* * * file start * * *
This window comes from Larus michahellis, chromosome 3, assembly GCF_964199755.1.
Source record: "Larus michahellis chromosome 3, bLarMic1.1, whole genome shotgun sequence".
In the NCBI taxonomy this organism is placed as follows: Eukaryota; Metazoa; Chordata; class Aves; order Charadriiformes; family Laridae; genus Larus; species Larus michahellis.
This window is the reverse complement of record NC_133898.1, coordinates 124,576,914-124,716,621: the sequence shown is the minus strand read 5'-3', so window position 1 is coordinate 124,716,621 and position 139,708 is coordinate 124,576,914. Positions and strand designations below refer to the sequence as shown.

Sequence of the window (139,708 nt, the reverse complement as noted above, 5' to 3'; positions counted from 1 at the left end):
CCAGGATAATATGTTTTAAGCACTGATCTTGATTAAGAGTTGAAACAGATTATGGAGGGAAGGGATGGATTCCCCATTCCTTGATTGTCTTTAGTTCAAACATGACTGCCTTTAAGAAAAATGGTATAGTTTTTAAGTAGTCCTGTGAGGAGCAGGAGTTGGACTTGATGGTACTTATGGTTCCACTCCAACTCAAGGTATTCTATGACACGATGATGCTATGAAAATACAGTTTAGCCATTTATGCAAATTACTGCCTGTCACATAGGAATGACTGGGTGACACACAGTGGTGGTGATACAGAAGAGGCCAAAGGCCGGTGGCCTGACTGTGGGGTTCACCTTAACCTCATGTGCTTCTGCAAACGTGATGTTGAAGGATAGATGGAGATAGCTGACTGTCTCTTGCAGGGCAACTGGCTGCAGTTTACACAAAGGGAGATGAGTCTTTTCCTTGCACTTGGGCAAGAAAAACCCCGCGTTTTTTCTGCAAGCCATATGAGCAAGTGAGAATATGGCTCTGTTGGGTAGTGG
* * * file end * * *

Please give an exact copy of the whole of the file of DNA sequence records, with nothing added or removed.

This window comes from Larus michahellis, chromosome 3, assembly GCF_964199755.1.
Source record: "Larus michahellis chromosome 3, bLarMic1.1, whole genome shotgun sequence".
In the NCBI taxonomy this organism is placed as follows: Eukaryota; Metazoa; Chordata; class Aves; order Charadriiformes; family Laridae; genus Larus; species Larus michahellis.
This window is the reverse complement of record NC_133898.1, coordinates 124,576,914-124,716,621: the sequence shown is the minus strand read 5'-3', so window position 1 is coordinate 124,716,621 and position 139,708 is coordinate 124,576,914. Positions and strand designations below refer to the sequence as shown.

Sequence of the window (139,708 nt, the reverse complement as noted above, 5' to 3'; positions counted from 1 at the left end):
CCAGGATAATATGTTTTAAGCACTGATCTTGATTAAGAGTTGAAACAGATTATGGAGGGAAGGGATGGATTCCCCATTCCTTGATTGTCTTTAGTTCAAACATGACTGCCTTTAAGAAAAATGGTATAGTTTTTAAGTAGTCCTGTGAGGAGCAGGAGTTGGACTTGATGGTACTTATGGTTCCACTCCAACTCAAGGTATTCTATGACACGATGATGCTATGAAAATACAGTTTAGCCATTTATGCAAATTACTGCCTGTCACATAGGAATGACTGGGTGACACACAGTGGTGGTGATACAGAAGAGGCCAAAGGCCGGTGGCCTGACTGTGGGGTTCACCTTAACCTCATGTGCTTCTGCAAACGTGATGTTGAAGGATAGATGGAGATAGCTGACTGTCTCTTGCAGGGCAACTGGCTGCAGTTTACACAAAGGGAGATGAGTCTTTTCCTTGCACTTGGGCAAGAAAAACCCCGCGTTTTTTCTGCAAGCCATATGAGCAAGTGAGAATATGGCTCTGTTGGGTAGTGG